The Scottish Islands Peak Race Summary

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Well... the race is over... and let’s just say it did not go to plan.

But before I tell you the whole story I just want to thank all of you that sponsored my team and for all of your support.

We were as prepared as we could have been, we had the strategy set up like any good team/company would, but what we were not prepared for were:

• Mother nature
• Accidents and High Qualifications

It is probably best to start off the post-race analysis with a bit of a SWOT:


• Strong team
• Great family and friend morale
• Endless sports supplies
• Full wet weather gear
• Cross discipline team


• Rowing
• Sleep deprived
• Can’t see in the dark
• Accidently leaving the maps on an island of Scotland that had to be ferried over to us with the support team
• Running out of Babybel!


• Food supplies – great little corner shop found on Jura, open after midnight
• Wild life –Seals and dolphins that joined us for the longest leg of the journey home
• Team bonding
• A pub stop on Jura while the runners were on the mountain


• Weather
• Tides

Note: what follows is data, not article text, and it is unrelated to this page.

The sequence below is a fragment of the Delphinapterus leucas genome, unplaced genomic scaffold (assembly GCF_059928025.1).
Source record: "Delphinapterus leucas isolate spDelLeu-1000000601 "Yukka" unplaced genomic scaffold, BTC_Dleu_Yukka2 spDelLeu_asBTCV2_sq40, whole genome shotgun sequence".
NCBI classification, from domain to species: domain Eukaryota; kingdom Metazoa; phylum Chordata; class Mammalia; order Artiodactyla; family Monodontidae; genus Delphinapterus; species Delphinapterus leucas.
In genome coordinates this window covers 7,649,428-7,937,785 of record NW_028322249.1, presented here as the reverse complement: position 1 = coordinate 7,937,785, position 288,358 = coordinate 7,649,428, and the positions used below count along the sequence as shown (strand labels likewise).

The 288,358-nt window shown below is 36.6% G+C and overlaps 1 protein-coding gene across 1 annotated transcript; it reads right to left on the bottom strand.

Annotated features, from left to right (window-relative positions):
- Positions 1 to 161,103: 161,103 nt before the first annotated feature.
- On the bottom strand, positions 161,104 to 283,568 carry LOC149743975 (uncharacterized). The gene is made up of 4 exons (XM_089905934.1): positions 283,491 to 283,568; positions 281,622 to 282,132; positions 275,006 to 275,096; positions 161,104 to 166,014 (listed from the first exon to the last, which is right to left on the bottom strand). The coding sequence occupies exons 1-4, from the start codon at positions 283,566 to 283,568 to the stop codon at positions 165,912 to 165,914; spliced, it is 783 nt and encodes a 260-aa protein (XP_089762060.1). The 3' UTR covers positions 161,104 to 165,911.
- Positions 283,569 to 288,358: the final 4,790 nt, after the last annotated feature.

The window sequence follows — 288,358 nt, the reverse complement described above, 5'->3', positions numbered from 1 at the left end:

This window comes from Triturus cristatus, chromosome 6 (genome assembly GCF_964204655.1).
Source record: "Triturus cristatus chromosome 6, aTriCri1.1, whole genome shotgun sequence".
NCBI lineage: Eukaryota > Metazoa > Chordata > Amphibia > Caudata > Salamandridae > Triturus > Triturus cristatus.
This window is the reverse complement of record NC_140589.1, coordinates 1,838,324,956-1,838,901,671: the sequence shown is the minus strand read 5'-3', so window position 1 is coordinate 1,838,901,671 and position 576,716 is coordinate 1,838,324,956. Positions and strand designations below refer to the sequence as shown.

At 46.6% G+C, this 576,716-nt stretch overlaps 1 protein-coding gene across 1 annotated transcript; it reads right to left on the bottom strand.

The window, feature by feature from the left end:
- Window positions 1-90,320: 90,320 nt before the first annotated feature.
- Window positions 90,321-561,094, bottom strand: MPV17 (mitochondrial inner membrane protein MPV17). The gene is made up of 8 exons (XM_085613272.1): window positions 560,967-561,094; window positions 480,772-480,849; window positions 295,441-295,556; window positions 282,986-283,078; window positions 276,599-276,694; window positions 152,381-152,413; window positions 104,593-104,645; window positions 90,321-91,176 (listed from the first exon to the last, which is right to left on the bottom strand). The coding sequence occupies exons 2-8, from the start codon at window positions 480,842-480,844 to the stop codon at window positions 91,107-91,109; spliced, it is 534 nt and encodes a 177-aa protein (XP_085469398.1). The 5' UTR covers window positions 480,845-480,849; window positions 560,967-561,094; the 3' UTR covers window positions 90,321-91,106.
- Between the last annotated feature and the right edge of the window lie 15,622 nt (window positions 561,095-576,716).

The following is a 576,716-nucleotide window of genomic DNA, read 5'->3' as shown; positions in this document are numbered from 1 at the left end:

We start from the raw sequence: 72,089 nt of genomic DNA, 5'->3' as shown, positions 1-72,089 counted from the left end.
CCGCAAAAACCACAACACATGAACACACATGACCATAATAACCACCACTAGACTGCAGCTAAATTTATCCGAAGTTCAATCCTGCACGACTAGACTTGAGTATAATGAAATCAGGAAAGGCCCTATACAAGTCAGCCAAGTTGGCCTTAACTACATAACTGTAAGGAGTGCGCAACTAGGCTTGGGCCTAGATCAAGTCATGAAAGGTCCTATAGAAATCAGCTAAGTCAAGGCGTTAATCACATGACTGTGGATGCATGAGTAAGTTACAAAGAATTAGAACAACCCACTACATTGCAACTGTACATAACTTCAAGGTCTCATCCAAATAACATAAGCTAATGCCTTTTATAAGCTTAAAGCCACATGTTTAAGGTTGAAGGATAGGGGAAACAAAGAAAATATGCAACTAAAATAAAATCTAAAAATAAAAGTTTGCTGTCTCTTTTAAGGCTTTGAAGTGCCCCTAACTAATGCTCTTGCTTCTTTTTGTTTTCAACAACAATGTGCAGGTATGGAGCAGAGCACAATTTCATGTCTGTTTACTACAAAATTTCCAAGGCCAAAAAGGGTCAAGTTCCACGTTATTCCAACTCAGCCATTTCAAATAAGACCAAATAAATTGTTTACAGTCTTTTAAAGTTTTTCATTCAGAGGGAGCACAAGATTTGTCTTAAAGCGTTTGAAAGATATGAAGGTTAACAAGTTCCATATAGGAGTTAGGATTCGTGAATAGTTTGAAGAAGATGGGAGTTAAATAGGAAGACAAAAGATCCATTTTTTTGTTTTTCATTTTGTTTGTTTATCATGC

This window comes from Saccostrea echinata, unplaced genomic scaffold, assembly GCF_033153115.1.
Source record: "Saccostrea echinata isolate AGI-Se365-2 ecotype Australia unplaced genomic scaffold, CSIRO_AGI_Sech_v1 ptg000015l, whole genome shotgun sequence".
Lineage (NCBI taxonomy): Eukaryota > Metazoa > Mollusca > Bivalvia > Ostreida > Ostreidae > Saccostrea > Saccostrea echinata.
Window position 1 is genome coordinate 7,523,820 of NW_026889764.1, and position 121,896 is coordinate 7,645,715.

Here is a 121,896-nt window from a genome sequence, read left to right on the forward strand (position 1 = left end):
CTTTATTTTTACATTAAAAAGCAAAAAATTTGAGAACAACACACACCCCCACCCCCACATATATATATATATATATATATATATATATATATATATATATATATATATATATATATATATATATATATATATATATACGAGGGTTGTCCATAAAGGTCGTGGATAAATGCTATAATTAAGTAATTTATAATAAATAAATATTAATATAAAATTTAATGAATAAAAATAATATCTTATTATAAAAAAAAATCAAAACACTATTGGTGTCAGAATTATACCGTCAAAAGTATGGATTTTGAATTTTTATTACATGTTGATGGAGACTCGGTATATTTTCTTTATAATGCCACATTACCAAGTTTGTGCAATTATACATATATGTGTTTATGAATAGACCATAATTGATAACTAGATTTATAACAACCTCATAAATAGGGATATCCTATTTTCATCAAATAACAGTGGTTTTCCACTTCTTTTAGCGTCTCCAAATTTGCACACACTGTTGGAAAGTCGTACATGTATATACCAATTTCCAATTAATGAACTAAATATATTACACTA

• Accidents – helicopters and mountain rescue
• Finishing before the Monday deadline
• Very limited sun cream


It all started so well.

We were in the top ten after our first running leg. And were 13th when we got in the first stop at Mull.

With an amazing sail over, with the spinnaker up and all the team out on deck, the wind was very strong as we did the first crossing, taking us just three hours and 32 mins to get to the next running leg.

But this is where it all started to go wrong...

We dropped off the runners under tender, anchored off and tried to get some sleep, as we were expecting the run to take four hours.

We set our alarms, but were woken to hear dreadful news over the boat radio that there had been an accident on the mountain and someone was seriously injured.

We sat concerned in silence, waiting for the radio contact to say the team name or boat name. Fortunately, it wasn’t our team, 32, it was Team 12. But we sat fixated, listening to the comms, waiting for our team to return and hoping the injured team were okay.

Just to add to the drama, at this point the wind changed direction. All the boats spun on their anchor and ours got caught under our keel, meaning a lot of steering around the anchor trying not to get it caught in the prop.

It only hit us that something was not right with our runners when we were still waiting for them half an hour after they were expected to arrive.

One of our runners was a Doctor, Simon, so we knew they had a chance of staying safe if something went wrong. And whilst they had taken phones, the Scottish mountains aren’t renowned for a great signal.

In the end, our running team passed a message through other runners that they had stayed with team 12 to help, with Simon helping tend to their injuries.

We decided to go back to sleep for another four hours while they stayed on the mountain, until a mountain rescue Sea King helicopter arrived and airlifted the injured man to safety.